The Alberta Law Enforcement Response Teams (ALERT) is getting a $4.4 million upgrade to create units addressing gang suppression and firearms investigations.
Public Safety and Emergency Services Minister Mike Ellis made the announcement Wednesday in Calgary.
“Gun violence goes hand in hand with organized crime and gang activity. There is always a danger to innocent bystanders when our public spaces are disrupted by violence,” Ellis said.
Both the Calgary and Edmonton police services already have the same units within their organizations.
Calgary Police Service acting deputy chief Cory Dayley said the announced resources will complement what’s already in-house for CPS.
“It’s an addition and it’s an evolution,” Dayley said.
“I think what we have to concentrate on is that crime trends have evolved significantly along with the prevalence of handguns. It’s not a Calgary-unique problem, but it’s one that we have to concentrate on here in Calgary. So as quickly as our offenders and organized criminals here in Calgary, across the country and in North America move to acquire handguns in the many different ways that they do, we need to respond.”
Dayley said the CPS’ recently-renewed focus on gun violence in the city has resulted in a 38 per cent reduction in the pace of shootings, year-to-date when compared to last year.
Ellis hailed ALERT’s “intelligence-led approach to serious and organized crime,” including 11,500 arrests and triple the number of charges since the organization’s inception.
“Criminal gangs operate across all kinds of jurisdictional lines, so it makes sense to target these activities with law enforcement organizations that have a similar reach,” the public safety minister said.
The province expects to make similar announcements in other cities in the near future.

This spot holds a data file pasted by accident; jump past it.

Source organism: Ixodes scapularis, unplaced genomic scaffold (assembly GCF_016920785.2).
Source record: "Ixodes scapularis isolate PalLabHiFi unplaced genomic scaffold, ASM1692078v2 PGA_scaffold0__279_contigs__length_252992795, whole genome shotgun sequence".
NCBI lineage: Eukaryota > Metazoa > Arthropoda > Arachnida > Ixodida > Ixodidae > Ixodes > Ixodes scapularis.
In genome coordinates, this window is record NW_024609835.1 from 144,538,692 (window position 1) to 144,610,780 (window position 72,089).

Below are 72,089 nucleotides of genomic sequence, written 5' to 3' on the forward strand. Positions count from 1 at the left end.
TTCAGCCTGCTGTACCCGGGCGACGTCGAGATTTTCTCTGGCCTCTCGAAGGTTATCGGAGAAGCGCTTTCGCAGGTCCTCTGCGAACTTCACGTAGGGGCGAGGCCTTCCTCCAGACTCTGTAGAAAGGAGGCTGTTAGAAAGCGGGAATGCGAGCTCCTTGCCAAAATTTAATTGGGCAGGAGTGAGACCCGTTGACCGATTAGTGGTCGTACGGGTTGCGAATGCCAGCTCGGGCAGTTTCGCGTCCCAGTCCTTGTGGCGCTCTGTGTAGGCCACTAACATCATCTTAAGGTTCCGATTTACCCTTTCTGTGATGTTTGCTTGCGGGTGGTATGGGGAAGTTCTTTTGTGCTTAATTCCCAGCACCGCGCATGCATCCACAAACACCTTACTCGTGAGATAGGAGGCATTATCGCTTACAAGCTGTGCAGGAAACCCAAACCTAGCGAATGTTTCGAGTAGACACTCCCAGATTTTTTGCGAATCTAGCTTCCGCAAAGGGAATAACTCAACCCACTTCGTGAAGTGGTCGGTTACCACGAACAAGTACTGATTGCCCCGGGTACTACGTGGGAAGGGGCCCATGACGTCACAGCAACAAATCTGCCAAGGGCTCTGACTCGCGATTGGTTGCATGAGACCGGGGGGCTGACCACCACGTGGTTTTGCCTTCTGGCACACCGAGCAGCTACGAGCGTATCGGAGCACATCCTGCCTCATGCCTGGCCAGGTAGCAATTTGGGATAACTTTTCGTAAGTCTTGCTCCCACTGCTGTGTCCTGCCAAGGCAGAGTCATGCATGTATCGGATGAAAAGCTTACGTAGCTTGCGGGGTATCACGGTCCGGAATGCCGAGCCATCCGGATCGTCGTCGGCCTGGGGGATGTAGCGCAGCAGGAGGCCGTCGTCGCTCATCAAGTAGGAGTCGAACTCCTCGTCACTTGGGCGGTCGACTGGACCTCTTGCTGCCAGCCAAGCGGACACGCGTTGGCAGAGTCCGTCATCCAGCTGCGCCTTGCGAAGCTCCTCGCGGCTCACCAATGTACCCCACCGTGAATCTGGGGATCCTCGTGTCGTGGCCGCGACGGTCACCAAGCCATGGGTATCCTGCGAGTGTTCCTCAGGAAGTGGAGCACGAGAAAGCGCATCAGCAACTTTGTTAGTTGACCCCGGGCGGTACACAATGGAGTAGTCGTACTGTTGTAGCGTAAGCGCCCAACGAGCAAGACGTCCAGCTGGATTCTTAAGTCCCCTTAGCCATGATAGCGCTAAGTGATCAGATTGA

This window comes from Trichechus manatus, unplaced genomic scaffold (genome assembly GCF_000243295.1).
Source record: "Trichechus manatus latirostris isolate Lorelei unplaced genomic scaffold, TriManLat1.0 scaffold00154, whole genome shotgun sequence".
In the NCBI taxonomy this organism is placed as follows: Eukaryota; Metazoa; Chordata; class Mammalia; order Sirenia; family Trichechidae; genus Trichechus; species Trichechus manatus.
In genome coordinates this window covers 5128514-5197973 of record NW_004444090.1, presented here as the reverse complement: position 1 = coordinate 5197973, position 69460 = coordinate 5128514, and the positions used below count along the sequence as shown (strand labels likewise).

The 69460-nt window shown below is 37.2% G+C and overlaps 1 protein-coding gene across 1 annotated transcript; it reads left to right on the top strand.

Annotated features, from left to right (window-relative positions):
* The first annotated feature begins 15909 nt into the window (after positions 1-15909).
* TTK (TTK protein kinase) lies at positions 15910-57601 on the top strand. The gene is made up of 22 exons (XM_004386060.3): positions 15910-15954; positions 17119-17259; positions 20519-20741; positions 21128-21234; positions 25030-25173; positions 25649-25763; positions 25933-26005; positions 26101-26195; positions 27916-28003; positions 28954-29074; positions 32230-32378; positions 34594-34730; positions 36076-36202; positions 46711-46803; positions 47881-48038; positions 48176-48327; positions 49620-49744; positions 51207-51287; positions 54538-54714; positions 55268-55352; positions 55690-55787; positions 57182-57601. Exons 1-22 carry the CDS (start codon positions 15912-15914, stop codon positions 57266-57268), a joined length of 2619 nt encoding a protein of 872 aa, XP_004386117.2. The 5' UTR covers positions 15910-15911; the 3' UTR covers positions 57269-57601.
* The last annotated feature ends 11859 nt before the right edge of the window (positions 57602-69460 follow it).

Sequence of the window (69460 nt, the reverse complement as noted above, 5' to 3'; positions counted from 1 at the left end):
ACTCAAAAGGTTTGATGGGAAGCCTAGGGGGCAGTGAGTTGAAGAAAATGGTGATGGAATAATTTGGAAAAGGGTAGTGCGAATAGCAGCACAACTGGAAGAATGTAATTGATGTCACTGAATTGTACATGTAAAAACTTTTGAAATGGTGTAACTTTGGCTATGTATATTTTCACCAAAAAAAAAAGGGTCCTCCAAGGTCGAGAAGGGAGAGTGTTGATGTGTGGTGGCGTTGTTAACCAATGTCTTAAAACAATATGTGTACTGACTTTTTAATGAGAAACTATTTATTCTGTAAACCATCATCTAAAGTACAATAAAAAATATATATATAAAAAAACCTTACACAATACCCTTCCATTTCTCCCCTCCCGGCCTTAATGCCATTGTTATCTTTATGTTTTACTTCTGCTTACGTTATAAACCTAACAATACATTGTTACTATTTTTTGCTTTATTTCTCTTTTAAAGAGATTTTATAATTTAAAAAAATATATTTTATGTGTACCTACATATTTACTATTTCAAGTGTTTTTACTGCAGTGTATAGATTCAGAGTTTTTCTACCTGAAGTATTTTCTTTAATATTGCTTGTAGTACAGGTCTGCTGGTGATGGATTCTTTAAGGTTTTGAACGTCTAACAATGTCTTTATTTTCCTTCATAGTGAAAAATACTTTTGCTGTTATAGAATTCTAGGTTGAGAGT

Jason Bobrowich, a Calgary-based inspector with ALERT, said the new teams are “tailor-made to provide a swift strike to gangs and organized crime.”
“Just in the past year, our teams have realized several record drug seizures in the Calgary area. This success is attributed to ALERT’s integrated model, which brings together the best and most sophisticated policing resources from across the province,” Bobrowich said.
“Through integration working together, we will be able to share criminal intelligence on gun crimes, gang violence and leverage firearms forensics in a timely manner to funnel it all into developing robust enforcement strategies.”
Ellis didn’t announce any new supports for social or education programs that could help divert people from getting involved with gangs.
“It’s not directly under the Ministry of Public Safety’s budget, but it is certainly in Mental Health and Addictions. When I was there, we wanted to make sure that kids had every avenue possible to make sure that they had role models, that they had resources to make sure that they do not fall into gang life,” Ellis, a former CPS officer, said.
“One thing that we used to say in the Calgary Police Service… (is) if the police officer isn’t there, the gang member is, and we want to eliminate that risk.”
Ellis and Shandro Ottawa-bound for bail reform
Ellis said bail reform needs addressing in the country, part of the reason he and Justice Minister Tyler Shandro are travelling to Ottawa on Friday.
“We are going to be talking specifically about bail reform. That’s really the objective, this meeting that’s going to be on Friday,” he said.
Ellis acknowledges bail reform is just one part of the justice system that can affect the possibility of re-offending.